Wed, Jan 13, 2010 - Page 7 News List

New Nixon papers deal in political spying, art ‘uglies’

AP , WASHINGTON

In newly released papers from his presidency, former US president Richard Nixon directs a purge of Kennedy-era modern art — “these little uglies” — orders hostile journalists to be frozen out and fusses over White House guest lists to make sure political opponents do not make it in.

As his lieutenants built an ambitious political espionage operation that tapped journalists as spies, Nixon is shown preoccupying himself with the finest details of dividing friend and foe.

The Nixon Library, run by the National Archives, released 280,000 pages of records on Monday from his years in office, many touching on the early days of political spycraft and manipulation that would culminate in a presidency destroyed by the Watergate scandal.

The latest collection sheds more light on the long-familiar determination of Nixon’s men to find dirt on Democrats however they could. Memos attempt to track amorous movements of then-senator Ted Kennedy, the Massachusetts Democrat whom Nixon’s operatives apparently feared the most. Journalists secretly hired by Nixon’s men reported on infighting among Democratic presidential contenders.

In 1971, keeping tabs on Kennedy was a prominent feature of the growing political intelligence operation. Nixon ordered aides to recruit Secret Service agents to watch the senator and spill secrets, previous disclosures show.

After the Chappaquiddick scandal, when Kennedy drove off a bridge in an accident that drowned his female companion, Nixon hoped to derail the married senator’s presidential hopes by catching him with more women. The new collection includes daily notes by Gordon Strachan, assistant to White House chief of staff H.R. Haldeman, touching on this effort.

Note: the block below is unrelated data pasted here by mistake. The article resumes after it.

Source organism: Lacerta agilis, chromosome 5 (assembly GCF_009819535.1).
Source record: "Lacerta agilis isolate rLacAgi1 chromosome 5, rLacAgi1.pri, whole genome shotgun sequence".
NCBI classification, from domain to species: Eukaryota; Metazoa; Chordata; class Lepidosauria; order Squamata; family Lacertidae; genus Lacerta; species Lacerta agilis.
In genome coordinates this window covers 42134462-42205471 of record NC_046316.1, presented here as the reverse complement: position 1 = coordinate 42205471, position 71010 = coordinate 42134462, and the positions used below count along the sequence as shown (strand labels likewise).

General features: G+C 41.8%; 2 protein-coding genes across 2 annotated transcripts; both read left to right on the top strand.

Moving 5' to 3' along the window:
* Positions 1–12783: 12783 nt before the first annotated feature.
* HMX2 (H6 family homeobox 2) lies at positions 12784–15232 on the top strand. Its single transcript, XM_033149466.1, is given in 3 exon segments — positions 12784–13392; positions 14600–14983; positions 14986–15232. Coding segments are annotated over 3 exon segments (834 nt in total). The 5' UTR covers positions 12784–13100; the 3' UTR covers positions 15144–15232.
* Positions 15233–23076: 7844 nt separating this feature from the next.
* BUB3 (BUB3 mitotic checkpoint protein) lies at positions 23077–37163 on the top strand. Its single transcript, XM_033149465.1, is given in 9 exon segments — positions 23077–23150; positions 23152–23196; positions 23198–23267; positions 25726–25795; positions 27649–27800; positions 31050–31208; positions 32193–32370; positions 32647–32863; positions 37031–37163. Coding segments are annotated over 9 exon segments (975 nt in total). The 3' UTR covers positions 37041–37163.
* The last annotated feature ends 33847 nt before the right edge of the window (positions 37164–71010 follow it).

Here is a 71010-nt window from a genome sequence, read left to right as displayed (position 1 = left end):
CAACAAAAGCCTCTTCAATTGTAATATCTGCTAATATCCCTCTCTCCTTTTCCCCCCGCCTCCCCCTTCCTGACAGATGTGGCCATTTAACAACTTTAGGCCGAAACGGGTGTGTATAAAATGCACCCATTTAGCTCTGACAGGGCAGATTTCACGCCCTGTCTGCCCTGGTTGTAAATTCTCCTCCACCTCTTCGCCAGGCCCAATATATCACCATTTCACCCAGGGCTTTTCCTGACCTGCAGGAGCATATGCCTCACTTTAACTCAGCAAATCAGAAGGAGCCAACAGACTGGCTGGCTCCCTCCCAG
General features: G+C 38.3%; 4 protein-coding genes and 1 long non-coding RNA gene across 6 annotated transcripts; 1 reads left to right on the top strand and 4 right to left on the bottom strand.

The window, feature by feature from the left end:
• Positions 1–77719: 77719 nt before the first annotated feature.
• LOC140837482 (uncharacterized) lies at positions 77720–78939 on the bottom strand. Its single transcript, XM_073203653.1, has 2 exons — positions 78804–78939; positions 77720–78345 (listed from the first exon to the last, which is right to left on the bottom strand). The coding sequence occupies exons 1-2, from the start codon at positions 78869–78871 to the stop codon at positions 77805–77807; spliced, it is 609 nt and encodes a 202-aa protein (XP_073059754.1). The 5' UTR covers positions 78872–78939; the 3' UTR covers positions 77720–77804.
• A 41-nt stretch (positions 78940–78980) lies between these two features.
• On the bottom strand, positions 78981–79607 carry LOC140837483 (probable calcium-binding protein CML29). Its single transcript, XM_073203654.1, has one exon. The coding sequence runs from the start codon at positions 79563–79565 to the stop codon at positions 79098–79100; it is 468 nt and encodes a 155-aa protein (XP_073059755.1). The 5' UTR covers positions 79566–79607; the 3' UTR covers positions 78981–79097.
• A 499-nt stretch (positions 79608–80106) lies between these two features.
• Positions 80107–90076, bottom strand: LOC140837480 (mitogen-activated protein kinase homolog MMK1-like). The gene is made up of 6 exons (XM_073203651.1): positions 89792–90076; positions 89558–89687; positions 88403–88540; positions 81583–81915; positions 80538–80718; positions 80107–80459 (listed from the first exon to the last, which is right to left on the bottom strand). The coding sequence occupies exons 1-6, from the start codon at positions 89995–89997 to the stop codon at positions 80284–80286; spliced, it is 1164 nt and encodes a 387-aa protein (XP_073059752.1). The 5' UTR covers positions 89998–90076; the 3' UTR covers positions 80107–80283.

“We need tail on EMK,” he wrote from one meeting, referring to Kennedy by his initials. The idea: “get caught w[ith] compromising evidence ... Bits and pieces now need hard evi[dence].” Several prominent women are named as being involved with the senator.

By today’s Republican standards, Nixon was liberal on some aspects of domestic policy, including healthcare and the environment, but he and his advisers were also sticklers for social conservative traditions.

When an aide wrote a memo suggesting a woman be found to fill a senior slot at the Labor Department, Charles Colson, Nixon’s special counsel, quickly protested.

“No! No!” Colson scribbled by hand on the memo. “She couldn’t possibly handle the ‘hardhats’ — get a good tough Political man — Please, please.”

And Nixon despised the cultural influences of the Kennedys and their liberal circles.

In a Jan. 26, 1970, memo to Haldeman and secretary Rose Mary Woods, the president demanded that the administration “turn away from the policy of forcing our embassies abroad or those who receive assistance from the United States at home to move in the direction of off-beat art, music and literature.”

He called the Lincoln Center in New York a “horrible monstrosity” that shows “how decadent the modern art and architecture have become,” and he declared modern art in embassies “incredibly atrocious.”

“This is what the Kennedy-Shriver crowd believed in and they had every right to encourage this kind of stuff when they were in,” he wrote. “But I have no intention whatever of continuing to encourage it now. If this forces a show-down and even some resignations it’s all right with me.”

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